I could have used an escalator today, not to mention a better map. I am on my way back to the American Discovery Trail, where I can blame bad directions and poor routing on others. Unfortunately there was one more chance to screw things up on Saturday's hike and I took advantage of the opportunity presented me.
The fiasco all started when I looked at a Delorme's Colorado Atlas and found a country road which seemed to provide a nice shortcut off of the busier Highway 65. I would be safer, could cover the ground more quickly, and would come out back on 65 right where it veered off onto 123, my next turn. What could go wrong?
I came out smelling of roses in the early running. I was headed in the right direction and visible above was 65, which I expected to run into at the end. My success was smashed when I turned a corner and came upon a sign signaling the road now ran onto private property and trespassing was expressly forbidden. Any ideas I had of taking my chances with being caught were foiled by a herd of cows sitting like mafia dons (this is not to be taken as an ethnic slur directed at Italians, who are not surrounded by flies and do not chew their cud), forbidding further encroachment.
I retreated a few hundred yards and found what looked like a trail, which also seemed to travel toward the promised land of 65. Renewed hope only lasted a few minutes, when I came upon a high barbwire fence and thick brush beyond, which dashed my dreams of bush-wacking my way out of the predicament.
I had no choice but to tuck tail and return to the starting point. I had wasted two hours and walked six miles with no advancement. I might as well have been exercising on a treadmill. Did I mention virtually every step had been uphill? On the way down there was a lengthy monologue of self castigation involving a string of curse words, some of which are so foul I didn't even know they existed in my subconscious.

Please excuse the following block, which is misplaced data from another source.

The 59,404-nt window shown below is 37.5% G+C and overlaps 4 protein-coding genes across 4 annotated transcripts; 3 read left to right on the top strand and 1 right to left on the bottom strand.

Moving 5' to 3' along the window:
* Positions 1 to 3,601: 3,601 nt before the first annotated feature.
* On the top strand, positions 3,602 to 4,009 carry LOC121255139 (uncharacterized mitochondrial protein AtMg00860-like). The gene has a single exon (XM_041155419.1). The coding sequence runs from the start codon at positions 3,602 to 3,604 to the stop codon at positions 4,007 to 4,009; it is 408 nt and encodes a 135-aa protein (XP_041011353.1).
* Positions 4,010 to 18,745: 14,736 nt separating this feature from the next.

Anger fueled me as I made it back to GO and began the long climb up the mesa yet again. I managed four hard uphill miles in only an hour, powered by the steam leaking leaking from my ears. When I finally arrived at 123 I was out of water and exhausted by over-exertion. The road refused to give quarter, continuing to rise as I scraped to gain a foothold atop the plateau. Not one to miss a chance to kick a guy in the crotch, the sky began to piss all over my parade.
The tough and frustrating trek was soon forgotten, however, when I reached my host for the night, the Cobb family. Lynne is the State Coordinator for the ADT in Utah. She and her husband have recently retired from their jobs in psychology and medicine and purchased a summer home in Grand Mesa. Their son-in-law Todd, a builder, is currently helping with renovations on the cabin, which sits aside Eggleston Lake. Lynne's brother Eric Seaborg and his wife Ellen were two of the main scouts responsible for determining the route of the ADT.
Lynne knew exactly what to do to heal my ailing body and psyche. A shower, hot food, and a couple of beers later everything was again right with the world. She also promised to accompany me on tomorrow's hike and help me get a preview of the following bits of trail. Its funny how the effort of tackling a mountain never seems worth it until you get to the top.
12 miles/ 2885 total miles